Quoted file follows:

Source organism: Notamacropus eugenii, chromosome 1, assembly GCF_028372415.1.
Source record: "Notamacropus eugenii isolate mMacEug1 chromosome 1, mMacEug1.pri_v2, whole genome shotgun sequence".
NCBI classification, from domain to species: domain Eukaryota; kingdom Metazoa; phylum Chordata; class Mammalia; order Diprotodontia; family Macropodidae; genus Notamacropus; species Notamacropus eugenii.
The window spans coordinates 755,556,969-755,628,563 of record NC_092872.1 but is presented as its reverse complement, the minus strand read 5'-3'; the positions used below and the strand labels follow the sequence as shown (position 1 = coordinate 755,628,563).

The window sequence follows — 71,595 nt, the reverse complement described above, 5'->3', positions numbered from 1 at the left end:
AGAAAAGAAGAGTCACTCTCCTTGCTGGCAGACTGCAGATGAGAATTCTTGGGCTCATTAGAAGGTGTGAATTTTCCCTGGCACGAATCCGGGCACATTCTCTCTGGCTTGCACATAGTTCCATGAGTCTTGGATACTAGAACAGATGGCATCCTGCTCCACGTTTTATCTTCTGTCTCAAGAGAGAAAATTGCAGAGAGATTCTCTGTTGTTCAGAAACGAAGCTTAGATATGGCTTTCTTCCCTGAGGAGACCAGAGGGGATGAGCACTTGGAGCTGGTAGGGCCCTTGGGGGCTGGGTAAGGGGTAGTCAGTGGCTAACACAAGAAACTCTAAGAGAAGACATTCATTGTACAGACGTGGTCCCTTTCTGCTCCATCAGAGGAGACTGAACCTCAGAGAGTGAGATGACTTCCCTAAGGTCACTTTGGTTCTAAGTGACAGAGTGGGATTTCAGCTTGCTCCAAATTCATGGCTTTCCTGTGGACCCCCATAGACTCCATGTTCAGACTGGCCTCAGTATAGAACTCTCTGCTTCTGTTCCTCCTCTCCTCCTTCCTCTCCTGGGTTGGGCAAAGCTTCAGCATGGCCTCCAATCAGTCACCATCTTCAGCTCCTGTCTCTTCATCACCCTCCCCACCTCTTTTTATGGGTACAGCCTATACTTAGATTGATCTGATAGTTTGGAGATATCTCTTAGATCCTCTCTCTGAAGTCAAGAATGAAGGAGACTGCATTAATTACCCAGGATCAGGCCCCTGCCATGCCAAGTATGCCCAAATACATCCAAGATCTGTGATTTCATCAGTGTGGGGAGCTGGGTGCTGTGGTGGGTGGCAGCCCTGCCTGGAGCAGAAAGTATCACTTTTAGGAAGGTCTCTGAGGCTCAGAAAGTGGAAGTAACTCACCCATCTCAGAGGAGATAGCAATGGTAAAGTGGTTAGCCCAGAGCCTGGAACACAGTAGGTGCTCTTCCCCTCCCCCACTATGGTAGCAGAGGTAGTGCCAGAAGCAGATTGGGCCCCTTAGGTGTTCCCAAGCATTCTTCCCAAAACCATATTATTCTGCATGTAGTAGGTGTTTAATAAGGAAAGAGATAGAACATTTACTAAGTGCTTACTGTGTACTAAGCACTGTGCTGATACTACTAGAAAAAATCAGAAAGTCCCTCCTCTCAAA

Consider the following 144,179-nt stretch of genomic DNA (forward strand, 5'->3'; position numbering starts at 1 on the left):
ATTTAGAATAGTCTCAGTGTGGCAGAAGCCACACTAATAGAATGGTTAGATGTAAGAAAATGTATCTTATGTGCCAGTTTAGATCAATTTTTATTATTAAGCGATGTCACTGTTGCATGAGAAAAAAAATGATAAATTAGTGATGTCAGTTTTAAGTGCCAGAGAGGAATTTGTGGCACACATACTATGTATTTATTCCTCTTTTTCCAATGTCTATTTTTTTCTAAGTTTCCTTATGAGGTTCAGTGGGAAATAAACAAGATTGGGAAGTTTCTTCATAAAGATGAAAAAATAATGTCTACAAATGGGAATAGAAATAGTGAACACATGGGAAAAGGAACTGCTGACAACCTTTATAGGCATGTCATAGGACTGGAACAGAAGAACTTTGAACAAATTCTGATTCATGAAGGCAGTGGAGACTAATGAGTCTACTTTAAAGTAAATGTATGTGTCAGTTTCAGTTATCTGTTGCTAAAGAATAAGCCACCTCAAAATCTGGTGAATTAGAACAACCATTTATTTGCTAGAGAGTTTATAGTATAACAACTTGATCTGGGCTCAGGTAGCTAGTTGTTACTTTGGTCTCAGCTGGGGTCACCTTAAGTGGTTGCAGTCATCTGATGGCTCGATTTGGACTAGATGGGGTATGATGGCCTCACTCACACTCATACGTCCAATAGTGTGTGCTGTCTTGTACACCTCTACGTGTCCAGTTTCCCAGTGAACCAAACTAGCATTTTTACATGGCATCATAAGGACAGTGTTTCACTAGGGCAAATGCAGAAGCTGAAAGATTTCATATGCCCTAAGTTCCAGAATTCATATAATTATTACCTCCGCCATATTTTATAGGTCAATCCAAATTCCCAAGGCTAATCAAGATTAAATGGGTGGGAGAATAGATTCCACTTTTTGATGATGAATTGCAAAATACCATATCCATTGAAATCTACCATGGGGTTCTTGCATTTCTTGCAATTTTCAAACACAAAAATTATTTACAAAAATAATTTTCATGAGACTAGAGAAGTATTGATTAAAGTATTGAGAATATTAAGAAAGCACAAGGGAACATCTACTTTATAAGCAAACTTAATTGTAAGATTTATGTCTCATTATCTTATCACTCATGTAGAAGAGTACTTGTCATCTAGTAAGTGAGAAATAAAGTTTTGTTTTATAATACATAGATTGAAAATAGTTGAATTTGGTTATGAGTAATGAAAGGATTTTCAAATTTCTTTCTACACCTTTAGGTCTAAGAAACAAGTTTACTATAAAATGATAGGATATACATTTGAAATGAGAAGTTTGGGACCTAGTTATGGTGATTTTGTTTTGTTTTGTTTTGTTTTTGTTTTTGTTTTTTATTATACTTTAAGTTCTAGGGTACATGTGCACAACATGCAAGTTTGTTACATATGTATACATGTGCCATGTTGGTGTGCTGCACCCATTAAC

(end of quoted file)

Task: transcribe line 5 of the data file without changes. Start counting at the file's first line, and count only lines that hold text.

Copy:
The window sequence follows — 71,595 nt, the reverse complement described above, 5'->3', positions numbered from 1 at the left end: